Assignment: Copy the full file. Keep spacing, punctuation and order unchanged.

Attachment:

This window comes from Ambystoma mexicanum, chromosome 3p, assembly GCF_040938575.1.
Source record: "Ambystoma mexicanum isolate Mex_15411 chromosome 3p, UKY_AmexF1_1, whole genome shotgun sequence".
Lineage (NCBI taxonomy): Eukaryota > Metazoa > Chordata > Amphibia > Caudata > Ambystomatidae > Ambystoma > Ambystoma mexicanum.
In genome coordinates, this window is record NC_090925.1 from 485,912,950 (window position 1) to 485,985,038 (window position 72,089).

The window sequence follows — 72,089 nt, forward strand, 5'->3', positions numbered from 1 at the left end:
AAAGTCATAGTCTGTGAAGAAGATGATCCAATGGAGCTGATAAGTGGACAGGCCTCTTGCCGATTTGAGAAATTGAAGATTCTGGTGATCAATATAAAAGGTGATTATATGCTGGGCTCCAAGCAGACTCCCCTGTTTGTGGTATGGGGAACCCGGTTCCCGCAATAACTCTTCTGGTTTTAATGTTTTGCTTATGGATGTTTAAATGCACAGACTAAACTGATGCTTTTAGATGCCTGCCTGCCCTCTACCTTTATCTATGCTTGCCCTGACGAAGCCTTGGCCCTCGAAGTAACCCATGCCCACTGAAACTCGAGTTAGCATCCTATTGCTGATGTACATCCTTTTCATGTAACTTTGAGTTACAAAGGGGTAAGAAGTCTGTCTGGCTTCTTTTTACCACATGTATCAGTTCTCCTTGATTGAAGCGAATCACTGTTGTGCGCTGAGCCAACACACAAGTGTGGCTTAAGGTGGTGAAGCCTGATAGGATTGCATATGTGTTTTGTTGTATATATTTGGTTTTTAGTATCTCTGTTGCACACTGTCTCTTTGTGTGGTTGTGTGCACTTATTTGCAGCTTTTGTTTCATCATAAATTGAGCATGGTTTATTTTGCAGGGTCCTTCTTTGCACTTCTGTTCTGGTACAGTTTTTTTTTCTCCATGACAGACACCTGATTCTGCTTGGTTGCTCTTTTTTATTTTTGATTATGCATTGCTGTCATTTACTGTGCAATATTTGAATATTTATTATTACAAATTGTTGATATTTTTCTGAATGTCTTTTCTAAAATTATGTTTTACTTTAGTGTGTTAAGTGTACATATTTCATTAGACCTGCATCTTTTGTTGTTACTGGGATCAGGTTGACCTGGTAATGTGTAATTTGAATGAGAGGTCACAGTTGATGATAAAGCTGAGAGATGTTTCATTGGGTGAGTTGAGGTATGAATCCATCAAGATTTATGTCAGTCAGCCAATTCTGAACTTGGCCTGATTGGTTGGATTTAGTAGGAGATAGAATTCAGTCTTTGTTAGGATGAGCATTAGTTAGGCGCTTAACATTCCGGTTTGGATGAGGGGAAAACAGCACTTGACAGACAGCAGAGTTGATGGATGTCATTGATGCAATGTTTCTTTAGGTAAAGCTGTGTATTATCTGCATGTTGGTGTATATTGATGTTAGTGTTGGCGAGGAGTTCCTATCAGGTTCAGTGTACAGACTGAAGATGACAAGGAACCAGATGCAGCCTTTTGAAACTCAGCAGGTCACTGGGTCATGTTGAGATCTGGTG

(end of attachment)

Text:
This window comes from Ambystoma mexicanum, chromosome 3p, assembly GCF_040938575.1.
Source record: "Ambystoma mexicanum isolate Mex_15411 chromosome 3p, UKY_AmexF1_1, whole genome shotgun sequence".
Lineage (NCBI taxonomy): Eukaryota > Metazoa > Chordata > Amphibia > Caudata > Ambystomatidae > Ambystoma > Ambystoma mexicanum.
In genome coordinates, this window is record NC_090925.1 from 485,912,950 (window position 1) to 485,985,038 (window position 72,089).

The window sequence follows — 72,089 nt, forward strand, 5'->3', positions numbered from 1 at the left end:
AAAGTCATAGTCTGTGAAGAAGATGATCCAATGGAGCTGATAAGTGGACAGGCCTCTTGCCGATTTGAGAAATTGAAGATTCTGGTGATCAATATAAAAGGTGATTATATGCTGGGCTCCAAGCAGACTCCCCTGTTTGTGGTATGGGGAACCCGGTTCCCGCAATAACTCTTCTGGTTTTAATGTTTTGCTTATGGATGTTTAAATGCACAGACTAAACTGATGCTTTTAGATGCCTGCCTGCCCTCTACCTTTATCTATGCTTGCCCTGACGAAGCCTTGGCCCTCGAAGTAACCCATGCCCACTGAAACTCGAGTTAGCATCCTATTGCTGATGTACATCCTTTTCATGTAACTTTGAGTTACAAAGGGGTAAGAAGTCTGTCTGGCTTCTTTTTACCACATGTATCAGTTCTCCTTGATTGAAGCGAATCACTGTTGTGCGCTGAGCCAACACACAAGTGTGGCTTAAGGTGGTGAAGCCTGATAGGATTGCATATGTGTTTTGTTGTATATATTTGGTTTTTAGTATCTCTGTTGCACACTGTCTCTTTGTGTGGTTGTGTGCACTTATTTGCAGCTTTTGTTTCATCATAAATTGAGCATGGTTTATTTTGCAGGGTCCTTCTTTGCACTTCTGTTCTGGTACAGTTTTTTTTTCTCCATGACAGACACCTGATTCTGCTTGGTTGCTCTTTTTTATTTTTGATTATGCATTGCTGTCATTTACTGTGCAATATTTGAATATTTATTATTACAAATTGTTGATATTTTTCTGAATGTCTTTTCTAAAATTATGTTTTACTTTAGTGTGTTAAGTGTACATATTTCATTAGACCTGCATCTTTTGTTGTTACTGGGATCAGGTTGACCTGGTAATGTGTAATTTGAATGAGAGGTCACAGTTGATGATAAAGCTGAGAGATGTTTCATTGGGTGAGTTGAGGTATGAATCCATCAAGATTTATGTCAGTCAGCCAATTCTGAACTTGGCCTGATTGGTTGGATTTAGTAGGAGATAGAATTCAGTCTTTGTTAGGATGAGCATTAGTTAGGCGCTTAACATTCCGGTTTGGATGAGGGGAAAACAGCACTTGACAGACAGCAGAGTTGATGGATGTCATTGATGCAATGTTTCTTTAGGTAAAGCTGTGTATTATCTGCATGTTGGTGTATATTGATGTTAGTGTTGGCGAGGAGTTCCTATCAGGTTCAGTGTACAGACTGAAGATGACAAGGAACCAGATGCAGCCTTTTGAAACTCAGCAGGTCACTGGGTCATGTTGAGATCTGGTG